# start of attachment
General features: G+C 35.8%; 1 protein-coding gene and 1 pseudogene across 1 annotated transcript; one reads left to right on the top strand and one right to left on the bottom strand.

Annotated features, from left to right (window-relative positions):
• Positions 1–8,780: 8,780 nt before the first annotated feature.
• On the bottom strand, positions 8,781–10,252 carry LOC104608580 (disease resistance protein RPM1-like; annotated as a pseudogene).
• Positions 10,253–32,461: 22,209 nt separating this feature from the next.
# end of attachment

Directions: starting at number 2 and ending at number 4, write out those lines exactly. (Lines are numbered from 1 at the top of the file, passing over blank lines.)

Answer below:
Annotated features, from left to right (window-relative positions):
• Positions 1–8,780: 8,780 nt before the first annotated feature.
• On the bottom strand, positions 8,781–10,252 carry LOC104608580 (disease resistance protein RPM1-like; annotated as a pseudogene).